This morning State of Green debuted with its first GREEN TALKS webinar titled "Green recovery - partnerships for sustainable growth". More than 500 people from all over the world had signed up for the launch event to watch a prominent line-up of speakers debate how to combine post-corona economic recovery and global green transition.Read more
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New nudging concepts from the Danish Energy Agency will get more Danes to invest in energy renovations of their homes. The effort is targeted at promoting the economic as well as the climate advantages.
By 2030, the world will have its first two energy islands designed to produce 4 GW power – initially. One of them will be an artificial island in the North Sea named VindØ (“Wind Island”), which will be able to produce 10 GW power long-term. The finance for the island VindØ will come from the […]
This morning State of Green debuted with its first GREEN TALKS webinar titled “Green recovery – partnerships for sustainable growth”. More than 500 people from all over the world had signed up for the launch event to watch a prominent line-up of speakers debate how to combine post-corona economic recovery and global green transition.
A consortium of Danish corporations plans to develop an industrial-scale production facility to produce sustainable fuels for road, maritime and air transport in the Copenhagen area. The partnership brings together the demand and supply side of sustainable fuels with a vision to realise what could become one of the world’s largest electrolyser and sustainable fuel production facilities. The project can spearhead the maturation of sustainable fuels while creating jobs and new value chains to reinforce Denmark’s role as a green energy leader.
Six main tracks will lead to a Denmark with substantially lower CO2emissions, promises Danish government with a new climate action plan. Among the tracks is the creation of the first ‘energy islands’ in the world.
Over four billion euros will be invested in renovating public housing in Denmark to improve energy efficiency, sustainability and liveability. The capital injection is hailed as wise, green and job creating in a time of crisis.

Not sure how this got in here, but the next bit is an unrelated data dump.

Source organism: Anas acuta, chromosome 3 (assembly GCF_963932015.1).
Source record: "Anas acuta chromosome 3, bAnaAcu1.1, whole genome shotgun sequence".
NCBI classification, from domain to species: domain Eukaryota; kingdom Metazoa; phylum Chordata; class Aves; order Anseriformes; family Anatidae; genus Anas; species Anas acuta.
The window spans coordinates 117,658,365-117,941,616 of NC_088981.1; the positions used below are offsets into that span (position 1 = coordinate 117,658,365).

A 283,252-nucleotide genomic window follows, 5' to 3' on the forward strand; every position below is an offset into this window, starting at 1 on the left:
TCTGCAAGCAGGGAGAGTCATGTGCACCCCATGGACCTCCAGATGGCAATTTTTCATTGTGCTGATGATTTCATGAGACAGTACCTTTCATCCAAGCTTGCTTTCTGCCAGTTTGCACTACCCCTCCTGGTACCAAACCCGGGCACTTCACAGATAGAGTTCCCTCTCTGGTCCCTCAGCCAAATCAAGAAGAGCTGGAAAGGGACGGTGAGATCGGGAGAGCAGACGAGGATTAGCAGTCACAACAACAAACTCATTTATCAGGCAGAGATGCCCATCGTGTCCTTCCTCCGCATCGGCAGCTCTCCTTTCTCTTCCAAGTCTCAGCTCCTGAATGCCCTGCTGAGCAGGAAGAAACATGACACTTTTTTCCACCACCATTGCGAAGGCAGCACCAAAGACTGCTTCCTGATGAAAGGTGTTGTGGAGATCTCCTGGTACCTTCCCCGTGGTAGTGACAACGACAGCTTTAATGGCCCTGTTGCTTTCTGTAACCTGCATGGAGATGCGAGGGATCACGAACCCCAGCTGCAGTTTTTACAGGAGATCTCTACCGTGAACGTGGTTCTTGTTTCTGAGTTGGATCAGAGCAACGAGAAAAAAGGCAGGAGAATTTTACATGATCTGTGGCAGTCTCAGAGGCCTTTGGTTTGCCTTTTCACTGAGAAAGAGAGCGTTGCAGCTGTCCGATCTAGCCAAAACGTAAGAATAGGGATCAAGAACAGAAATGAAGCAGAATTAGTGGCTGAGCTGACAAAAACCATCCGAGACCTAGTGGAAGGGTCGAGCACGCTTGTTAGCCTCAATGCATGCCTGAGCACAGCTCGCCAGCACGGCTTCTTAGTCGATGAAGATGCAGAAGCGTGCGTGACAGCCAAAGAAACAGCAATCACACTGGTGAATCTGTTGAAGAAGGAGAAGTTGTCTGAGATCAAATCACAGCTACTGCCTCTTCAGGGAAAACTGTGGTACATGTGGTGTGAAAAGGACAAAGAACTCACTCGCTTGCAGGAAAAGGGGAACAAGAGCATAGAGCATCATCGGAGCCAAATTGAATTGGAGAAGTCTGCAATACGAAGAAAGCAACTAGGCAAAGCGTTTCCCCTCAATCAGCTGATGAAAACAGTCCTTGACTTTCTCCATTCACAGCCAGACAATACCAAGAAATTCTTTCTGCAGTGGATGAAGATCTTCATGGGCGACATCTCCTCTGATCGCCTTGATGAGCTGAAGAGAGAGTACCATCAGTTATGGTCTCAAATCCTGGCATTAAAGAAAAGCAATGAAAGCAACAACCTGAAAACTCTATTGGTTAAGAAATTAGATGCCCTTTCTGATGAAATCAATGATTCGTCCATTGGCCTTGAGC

Protein-rich biscuits used in emergency relief and clean drinking water in desert areas of Kenya. These are among the innovative solutions from partnerships supported by P4G, which this year supports 19 new partnerships, five of them with Danish participation.
Infranode, a Nordic infrastructure fund, has partnered up with the municipally owned Danish Port Esbjerg to invest up to one billion Danish kroner (approx. EUR 134 million) into new port infrastructure facilities for the wind turbine industry in the port. The project could create thousands of green jobs in Esbjerg and the rest of Denmark.
The wastewater from Denmark’s largest wastewater company, BIOFOS, is part of a groundbreaking research project at the Technical University of Denmark (DTU) that will provide valuable knowledge on how the coronavirus spreads.
Accelerating the green transition, boosting export and creating 5,000 jobs, while testing and developing future green energy solutions. Those are among the ambitions for Denmark’s new “green hub” in the city of Aalborg.
Danish companies experienced solid growth in energy technology exports in 2019. Exports grew by 13.5 per cent compared to the previous year. Danish wind turbines and other green energy solutions are particularly popular abroad.
“When the time comes to kickstart the global economy again in the wake of the COVID-19 crisis, it will be crucial to incorporate thinking about the green transition as an engine of recovery,” Nordic ministers announced after a meeting on 30 April. They also took the opportunity to express their unconditional support for the United Kingdom’s preparations for the postponed COP26 as well as discuss collaboration on green investment mobilisation.
The Danish islands of Bornholm and Samsø have cometake the top spots in an EU-wide sustainability competition. Their success is based on engaging all sectors of society in delivering a sustainable future and putting the community at the centre of the development.
Limitations on the Danish construction budget for 2020 have been suspended. This allows for large-scale energy renovations at sports facilities and social facilities that are left empty due to the COVID-19 lockdown.